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One of the foundational rights of an arrestee in US criminal law, as stated in the Miranda warning, is “the right to an attorney”. But if all communication with an attorney is monitored, it can be exceedingly difficult to share information relevant to the case or even construct a case at all without implicating oneself or giving away vital information to the prosecutor. If one can’t afford to post bail, this would potentially mean that the prosecutor can observe all otherwise privileged communication between attorney and client for the entire duration of the case.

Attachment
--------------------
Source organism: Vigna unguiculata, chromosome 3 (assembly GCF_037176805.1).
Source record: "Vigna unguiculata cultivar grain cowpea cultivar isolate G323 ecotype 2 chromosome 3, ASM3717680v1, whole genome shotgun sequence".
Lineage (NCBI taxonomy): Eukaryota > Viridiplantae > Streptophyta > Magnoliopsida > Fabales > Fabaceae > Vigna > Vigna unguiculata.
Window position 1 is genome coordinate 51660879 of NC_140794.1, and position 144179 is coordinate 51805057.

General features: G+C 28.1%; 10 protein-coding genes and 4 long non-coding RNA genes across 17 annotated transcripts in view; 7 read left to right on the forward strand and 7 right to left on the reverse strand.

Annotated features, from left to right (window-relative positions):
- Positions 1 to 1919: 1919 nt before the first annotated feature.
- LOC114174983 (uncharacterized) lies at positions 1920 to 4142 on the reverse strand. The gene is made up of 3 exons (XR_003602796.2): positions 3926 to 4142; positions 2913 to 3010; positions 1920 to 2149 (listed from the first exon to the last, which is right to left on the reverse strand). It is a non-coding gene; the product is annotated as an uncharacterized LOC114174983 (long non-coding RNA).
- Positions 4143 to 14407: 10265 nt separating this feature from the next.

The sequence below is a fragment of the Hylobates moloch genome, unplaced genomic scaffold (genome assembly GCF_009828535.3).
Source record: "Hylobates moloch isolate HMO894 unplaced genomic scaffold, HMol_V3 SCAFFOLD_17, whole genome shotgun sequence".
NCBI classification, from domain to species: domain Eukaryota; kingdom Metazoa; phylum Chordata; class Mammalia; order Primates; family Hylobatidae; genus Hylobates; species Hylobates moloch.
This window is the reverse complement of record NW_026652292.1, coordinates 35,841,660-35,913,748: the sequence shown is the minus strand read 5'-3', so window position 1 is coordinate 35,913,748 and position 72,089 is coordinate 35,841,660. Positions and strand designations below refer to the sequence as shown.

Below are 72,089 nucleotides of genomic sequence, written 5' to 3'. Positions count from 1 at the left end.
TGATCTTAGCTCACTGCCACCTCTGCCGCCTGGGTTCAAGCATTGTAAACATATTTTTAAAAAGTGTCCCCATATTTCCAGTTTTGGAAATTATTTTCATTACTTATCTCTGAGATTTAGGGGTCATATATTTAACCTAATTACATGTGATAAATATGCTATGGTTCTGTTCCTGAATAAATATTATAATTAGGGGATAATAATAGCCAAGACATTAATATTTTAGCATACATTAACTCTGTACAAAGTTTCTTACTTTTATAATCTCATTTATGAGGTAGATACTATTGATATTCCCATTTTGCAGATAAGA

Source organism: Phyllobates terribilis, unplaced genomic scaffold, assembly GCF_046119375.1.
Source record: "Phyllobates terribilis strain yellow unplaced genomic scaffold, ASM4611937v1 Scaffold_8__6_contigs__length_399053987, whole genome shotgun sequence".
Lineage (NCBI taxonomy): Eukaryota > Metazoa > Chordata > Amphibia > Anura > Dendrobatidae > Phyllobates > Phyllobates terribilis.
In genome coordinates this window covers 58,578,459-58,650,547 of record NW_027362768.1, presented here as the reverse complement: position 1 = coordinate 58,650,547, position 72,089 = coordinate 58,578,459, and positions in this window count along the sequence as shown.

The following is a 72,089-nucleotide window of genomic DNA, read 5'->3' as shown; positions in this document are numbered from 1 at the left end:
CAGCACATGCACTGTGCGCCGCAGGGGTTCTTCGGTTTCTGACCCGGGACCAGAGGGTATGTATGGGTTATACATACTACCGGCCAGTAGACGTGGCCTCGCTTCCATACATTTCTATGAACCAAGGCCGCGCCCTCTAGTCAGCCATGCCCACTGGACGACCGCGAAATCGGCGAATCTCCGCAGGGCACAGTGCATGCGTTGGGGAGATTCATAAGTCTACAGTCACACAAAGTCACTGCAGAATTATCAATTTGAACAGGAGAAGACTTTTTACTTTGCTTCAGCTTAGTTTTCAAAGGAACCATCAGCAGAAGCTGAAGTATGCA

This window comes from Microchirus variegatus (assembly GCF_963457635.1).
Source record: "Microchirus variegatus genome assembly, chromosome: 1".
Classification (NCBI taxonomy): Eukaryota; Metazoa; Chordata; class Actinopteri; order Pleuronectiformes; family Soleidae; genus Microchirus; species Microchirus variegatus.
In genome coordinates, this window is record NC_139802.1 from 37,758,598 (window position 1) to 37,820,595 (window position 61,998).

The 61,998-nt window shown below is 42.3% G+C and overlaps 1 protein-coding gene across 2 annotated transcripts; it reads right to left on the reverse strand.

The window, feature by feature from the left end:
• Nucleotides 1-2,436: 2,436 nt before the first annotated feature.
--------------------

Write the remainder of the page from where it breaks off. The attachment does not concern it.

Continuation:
Do arrestees have the right to private conversation with an attorney?

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In the USA communication between an attorney and their client is "privileged". This makes it illegal for, amongst other things, the police to listen in to conferences between a suspect and their attorney. However in practice there is often little to prevent the police actually doing so.

  • The privilege has an exception for communications made in the presence of third parties, which would include police. Do you have case law that addresses cases where police insist on being present, or is this just a prediction of a likely outcome? – user6726 Feb 8 at 16:57
  • No, the allegation in the links is that the police sometimes eavesdrop on supposedly private conversations. – Paul Johnson Feb 8 at 23:06

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